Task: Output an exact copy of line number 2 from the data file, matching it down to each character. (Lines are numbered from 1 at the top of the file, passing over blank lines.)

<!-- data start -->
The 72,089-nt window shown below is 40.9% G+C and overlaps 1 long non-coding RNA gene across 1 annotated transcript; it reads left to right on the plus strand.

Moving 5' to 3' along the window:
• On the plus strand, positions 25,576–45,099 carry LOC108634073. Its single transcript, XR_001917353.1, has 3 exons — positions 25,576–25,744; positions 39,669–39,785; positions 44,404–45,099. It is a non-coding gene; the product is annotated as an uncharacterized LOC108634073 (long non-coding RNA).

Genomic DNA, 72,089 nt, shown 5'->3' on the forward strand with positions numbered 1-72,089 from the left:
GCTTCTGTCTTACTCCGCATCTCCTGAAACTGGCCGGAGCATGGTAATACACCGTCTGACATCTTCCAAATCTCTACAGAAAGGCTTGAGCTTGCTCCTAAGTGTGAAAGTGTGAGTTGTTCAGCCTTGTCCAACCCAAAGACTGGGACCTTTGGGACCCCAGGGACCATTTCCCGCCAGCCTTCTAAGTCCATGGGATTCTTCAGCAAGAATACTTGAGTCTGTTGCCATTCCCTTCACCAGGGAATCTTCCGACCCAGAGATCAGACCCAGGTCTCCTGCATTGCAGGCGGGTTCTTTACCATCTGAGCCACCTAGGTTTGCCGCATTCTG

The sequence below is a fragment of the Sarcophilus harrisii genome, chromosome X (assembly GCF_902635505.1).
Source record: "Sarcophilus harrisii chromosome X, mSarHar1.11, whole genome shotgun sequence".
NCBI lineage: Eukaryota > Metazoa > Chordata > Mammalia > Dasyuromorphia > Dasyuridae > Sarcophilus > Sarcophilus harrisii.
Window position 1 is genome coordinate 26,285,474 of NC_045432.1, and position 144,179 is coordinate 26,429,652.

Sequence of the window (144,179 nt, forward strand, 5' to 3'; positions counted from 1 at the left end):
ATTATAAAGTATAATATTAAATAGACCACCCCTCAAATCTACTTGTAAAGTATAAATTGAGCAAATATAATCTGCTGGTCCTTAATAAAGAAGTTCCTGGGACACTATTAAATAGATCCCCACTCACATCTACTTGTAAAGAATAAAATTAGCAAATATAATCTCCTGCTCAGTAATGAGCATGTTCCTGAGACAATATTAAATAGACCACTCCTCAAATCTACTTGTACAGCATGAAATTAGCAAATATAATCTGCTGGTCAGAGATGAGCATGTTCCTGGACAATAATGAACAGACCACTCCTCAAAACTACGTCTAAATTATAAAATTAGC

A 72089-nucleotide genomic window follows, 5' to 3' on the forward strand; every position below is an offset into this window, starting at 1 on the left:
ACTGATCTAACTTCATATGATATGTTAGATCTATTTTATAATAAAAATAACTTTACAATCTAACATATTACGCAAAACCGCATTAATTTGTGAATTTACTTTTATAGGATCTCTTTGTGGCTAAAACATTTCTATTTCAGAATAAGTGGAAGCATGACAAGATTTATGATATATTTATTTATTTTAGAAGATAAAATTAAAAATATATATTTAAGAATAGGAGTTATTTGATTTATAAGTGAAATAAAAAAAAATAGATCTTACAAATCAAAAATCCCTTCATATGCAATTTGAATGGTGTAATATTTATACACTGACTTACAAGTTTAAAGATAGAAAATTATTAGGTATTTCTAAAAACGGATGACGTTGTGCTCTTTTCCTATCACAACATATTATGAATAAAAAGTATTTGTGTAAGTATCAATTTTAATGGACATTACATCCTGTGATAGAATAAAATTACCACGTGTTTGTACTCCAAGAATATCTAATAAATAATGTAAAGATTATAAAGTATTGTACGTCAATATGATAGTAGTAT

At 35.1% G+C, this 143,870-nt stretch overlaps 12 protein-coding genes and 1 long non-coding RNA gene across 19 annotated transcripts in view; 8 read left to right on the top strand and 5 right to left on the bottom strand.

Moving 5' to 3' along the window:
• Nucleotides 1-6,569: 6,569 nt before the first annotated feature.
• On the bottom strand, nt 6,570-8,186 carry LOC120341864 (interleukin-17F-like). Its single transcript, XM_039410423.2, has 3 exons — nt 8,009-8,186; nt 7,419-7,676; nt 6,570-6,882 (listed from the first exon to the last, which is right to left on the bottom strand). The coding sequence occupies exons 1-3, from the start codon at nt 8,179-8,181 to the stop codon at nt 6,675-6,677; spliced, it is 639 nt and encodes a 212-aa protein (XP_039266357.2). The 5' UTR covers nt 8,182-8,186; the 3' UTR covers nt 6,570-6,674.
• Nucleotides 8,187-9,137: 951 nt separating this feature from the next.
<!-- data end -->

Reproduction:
Moving 5' to 3' along the window: